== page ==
Xeriscaping Saves Water and Money



Xeriscaping is landscaping and gardening that reduces or eliminates the need for watering to supplement rain or snow by using native plants and arid-adapted plants. Care is taken to avoid losing water through run-off and evaporation. Nearly any landscaping style is possible with xeriscaping.

Benefits include:
• reduced cost and labor to maintain landscape
• lower water consumption with efficient irrigation
• less fertilizer and pesticide use
• wildlife habitat created
• home values enhanced

Low-water-use plants save money: Outdoor irrigation is 30 to 50% of domestic water use. Using a drip system reduces water bills. Little or no fertilizer is required, thus lessening expense. Xeriscaping reduces the cost of maintenance equipment and supplies compared to more traditional landscaping, such as lawn mowers, leaf blowers, gas, etc.

Xeriscaping saves labor: Low-water-use plants are well adapted to the hot, dry Southwest environment. Frequently they are smaller and grow more slowly requiring little or no pruning, application of fertilizer and pesticides, and other maintenance that water-loving plants require.

Xeriscaping enhances the value of homes: Colorful, unique plants in a design with rock walls, decorative rock, curbing, and other features create visual appeal. Low maintenance costs attract potential buyers.

Creating wildlife habitat: Native vegetation and arid-adapted plants provide food and shelter for local wildlife, such as birds, bees, butterflies, and mammals. Their habitat is enhanced by the lack of pollution caused by gasoline-powered devices and less use of herbicides, pesticides, and fertilizer.

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Plants for Xeriscaping

When people hear xeriscaping, many immediately think of cactus. Cacti are indeed low-water-use plants that are well adapted to the Southwest and contribute to an attractive yard with their different shapes, sizes, and flowers. There are included among several plant groups that have evolved with survival strategies to thrive in arid, high temperature environments. These groups are succulents, drought tolerators, and drought avoiders.

Succulents include cacti, agave, yucca, ocotillo, aloe, elephant trees, and euphorbias, which have fleshy tissue that expand to soak up and store water for dry periods. Some species have spines instead of leaves; this minimizes the surface area, reducing water loss by transpiration. Extensive, shallow root system absorbs water quickly in infrequent rainstorms. A thick waxy skin retards water loss in the intense desert sun. Their special type of photosynthesis enables the stomata to open at night to access and store carbon dioxide when it is cooler, reducing water loss. Photosynthesis then occurs during the day without opening the stomata and losing precious water.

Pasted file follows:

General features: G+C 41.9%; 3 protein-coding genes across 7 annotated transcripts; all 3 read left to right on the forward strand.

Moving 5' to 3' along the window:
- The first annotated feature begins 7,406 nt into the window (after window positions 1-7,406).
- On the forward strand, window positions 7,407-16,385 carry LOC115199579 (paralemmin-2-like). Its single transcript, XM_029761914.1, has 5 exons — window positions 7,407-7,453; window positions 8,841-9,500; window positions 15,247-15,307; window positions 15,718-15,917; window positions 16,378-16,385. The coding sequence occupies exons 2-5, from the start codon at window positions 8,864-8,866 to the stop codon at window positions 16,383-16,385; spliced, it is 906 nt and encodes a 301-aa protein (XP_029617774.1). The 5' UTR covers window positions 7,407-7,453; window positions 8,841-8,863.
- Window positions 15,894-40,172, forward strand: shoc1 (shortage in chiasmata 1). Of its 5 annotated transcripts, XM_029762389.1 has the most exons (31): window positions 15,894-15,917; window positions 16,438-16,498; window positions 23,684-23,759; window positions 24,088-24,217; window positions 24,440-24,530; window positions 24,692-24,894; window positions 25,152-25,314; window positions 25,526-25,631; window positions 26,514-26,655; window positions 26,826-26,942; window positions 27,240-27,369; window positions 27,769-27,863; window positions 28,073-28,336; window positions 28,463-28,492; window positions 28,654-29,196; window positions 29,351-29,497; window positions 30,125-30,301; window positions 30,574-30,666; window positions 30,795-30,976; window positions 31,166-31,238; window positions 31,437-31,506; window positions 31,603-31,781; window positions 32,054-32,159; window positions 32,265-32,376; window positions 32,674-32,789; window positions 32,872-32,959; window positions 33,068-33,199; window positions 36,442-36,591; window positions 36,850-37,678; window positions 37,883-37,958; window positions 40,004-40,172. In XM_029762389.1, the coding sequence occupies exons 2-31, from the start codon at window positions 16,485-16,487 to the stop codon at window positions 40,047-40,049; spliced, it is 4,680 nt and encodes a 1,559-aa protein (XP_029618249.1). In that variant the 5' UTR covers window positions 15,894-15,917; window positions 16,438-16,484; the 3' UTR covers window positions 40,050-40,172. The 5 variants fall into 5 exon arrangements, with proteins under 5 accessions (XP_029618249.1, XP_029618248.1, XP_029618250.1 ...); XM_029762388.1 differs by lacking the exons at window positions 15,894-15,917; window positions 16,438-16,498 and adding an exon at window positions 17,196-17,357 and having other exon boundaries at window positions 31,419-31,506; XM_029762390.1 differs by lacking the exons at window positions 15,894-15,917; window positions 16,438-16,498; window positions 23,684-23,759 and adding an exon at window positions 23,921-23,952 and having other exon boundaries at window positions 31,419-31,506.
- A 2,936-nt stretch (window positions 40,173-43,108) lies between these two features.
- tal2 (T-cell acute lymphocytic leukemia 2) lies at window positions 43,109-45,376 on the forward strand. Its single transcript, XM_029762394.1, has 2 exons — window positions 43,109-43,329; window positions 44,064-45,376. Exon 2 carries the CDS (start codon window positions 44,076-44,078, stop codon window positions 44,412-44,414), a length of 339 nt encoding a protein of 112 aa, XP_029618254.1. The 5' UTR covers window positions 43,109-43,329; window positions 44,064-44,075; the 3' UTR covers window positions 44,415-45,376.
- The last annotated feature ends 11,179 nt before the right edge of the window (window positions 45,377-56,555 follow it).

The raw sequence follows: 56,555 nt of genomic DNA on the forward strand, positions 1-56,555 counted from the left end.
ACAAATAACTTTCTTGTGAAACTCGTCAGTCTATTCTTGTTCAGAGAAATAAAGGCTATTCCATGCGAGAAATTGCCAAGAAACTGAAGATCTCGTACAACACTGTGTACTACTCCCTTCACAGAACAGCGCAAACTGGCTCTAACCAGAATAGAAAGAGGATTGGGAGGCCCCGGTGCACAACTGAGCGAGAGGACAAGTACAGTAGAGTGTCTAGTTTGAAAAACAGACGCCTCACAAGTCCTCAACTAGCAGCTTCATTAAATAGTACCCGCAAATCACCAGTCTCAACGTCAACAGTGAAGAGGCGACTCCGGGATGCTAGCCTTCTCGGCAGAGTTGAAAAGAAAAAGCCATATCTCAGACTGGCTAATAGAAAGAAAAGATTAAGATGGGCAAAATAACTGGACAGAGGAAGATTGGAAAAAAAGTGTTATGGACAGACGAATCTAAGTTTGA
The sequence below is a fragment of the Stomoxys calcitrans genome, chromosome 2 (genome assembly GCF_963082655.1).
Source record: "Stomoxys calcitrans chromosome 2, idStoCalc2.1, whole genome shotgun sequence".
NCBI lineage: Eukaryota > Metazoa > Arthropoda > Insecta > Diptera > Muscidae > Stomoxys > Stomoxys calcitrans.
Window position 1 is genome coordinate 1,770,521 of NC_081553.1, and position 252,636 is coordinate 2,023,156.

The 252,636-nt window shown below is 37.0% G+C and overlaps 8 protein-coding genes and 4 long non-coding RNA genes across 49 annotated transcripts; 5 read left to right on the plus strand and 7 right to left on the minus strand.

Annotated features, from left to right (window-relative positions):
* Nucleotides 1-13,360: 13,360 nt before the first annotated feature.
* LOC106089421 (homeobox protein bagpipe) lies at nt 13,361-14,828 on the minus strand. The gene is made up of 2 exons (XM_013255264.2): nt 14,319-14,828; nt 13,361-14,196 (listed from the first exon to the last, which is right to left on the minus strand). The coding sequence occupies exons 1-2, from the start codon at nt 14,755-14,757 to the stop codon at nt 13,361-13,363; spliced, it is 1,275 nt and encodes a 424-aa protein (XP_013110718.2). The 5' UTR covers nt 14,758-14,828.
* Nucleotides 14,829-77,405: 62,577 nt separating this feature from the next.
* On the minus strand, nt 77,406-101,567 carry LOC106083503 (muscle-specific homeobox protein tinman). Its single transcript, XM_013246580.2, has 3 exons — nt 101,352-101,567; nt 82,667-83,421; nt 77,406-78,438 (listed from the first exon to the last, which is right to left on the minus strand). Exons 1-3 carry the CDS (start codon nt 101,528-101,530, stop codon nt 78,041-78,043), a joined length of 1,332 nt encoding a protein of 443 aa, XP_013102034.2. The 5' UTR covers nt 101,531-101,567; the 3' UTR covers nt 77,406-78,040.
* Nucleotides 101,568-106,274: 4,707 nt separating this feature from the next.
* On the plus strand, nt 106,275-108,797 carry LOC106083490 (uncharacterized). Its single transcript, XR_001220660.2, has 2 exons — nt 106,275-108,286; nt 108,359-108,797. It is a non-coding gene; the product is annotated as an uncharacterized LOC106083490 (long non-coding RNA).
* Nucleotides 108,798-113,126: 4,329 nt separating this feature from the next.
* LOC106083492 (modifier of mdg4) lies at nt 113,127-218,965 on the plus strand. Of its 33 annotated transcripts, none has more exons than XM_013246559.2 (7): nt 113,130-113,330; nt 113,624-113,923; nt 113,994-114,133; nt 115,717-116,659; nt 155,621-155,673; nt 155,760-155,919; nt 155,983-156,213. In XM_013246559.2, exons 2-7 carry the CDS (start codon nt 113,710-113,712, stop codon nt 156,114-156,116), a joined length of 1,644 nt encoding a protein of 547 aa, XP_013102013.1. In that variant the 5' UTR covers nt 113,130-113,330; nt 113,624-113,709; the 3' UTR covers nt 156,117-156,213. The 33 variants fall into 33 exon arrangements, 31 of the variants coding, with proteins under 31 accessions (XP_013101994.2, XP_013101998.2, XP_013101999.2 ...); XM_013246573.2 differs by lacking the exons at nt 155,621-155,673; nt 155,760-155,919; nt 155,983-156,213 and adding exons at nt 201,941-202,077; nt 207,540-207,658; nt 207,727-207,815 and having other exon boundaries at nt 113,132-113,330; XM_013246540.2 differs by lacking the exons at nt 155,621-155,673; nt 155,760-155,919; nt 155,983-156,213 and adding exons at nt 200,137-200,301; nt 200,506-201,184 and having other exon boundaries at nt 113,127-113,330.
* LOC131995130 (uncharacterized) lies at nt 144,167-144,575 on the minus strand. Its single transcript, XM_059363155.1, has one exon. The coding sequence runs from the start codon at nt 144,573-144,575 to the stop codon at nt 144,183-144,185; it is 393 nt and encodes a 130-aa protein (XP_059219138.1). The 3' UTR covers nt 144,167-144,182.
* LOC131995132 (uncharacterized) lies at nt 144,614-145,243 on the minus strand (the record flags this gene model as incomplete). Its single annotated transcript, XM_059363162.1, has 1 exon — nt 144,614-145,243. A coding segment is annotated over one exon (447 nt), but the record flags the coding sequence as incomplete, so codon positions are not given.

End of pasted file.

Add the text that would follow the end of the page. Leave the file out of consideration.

Drought tolerant plants, which can withstand a low water, high-temperature environment, include desert shrubs such as mesquite, catclaw, acacia, four-wing saltbush, Mormon tea, creosote, red barberry, and more. Survival strategies include small, shiny or waxy leaves that retard water loss. Thorns provide protection from grazing predators. Some have small hairs on their leaves to protect from sunlight and desiccating wind. Other shed leaves during droughts or position leaves at an angle to the sun to minimize water loss. A few desert shrubs, such as creosote, produce a chemical that prevents other plants from growing near them, eliminating competition for scarce water.

Drought avoiders complete their entire life cycles or active growth periods before the dry portions of the year occurs. These include many perennials and grasses, which actively grow during wetter seasons, and annual herbaceous species with very short life spans in spring or summer. They fit their entire life cycle, including seed production into wet periods, then go dormant or die off. These types of plants are mostly responsible for the stunning displays of spring flowers.

When building on or landscaping previously undeveloped land, preserving undisturbed “set-asides” of native plant communities provides instant and established xeriscaping. Native plants communities protect desert soils by decreasing erosion and provide the best-suited habitat for native wildlife. The value of undisturbed land to an ecosystem is great, as restoration may take decades or even centuries in our fragile desert environment.

With all of its benefits – especially water conservation – and so many plants to choose from, xeriscaping is an excellent landscaping choice. You can feel great about supporting the food web, contributing to the ecological health, and saving time and money. Our limited and precious groundwater currently supplies almost all residential and municipal water needs. Xeriscaping is an important tool for helping to protect our groundwater and live within our means.

More Information:

Arizona Department of Water Resources hosts a resource webpage for xeriscaping principles and finding drought tolerant plants. For Yavapai County and areas nearby, the University of Arizona Yavapai County Extension has many resources, including a native plant list.

by Chris Jensen
Board Member, Verde River Basin Partnership
September 2015


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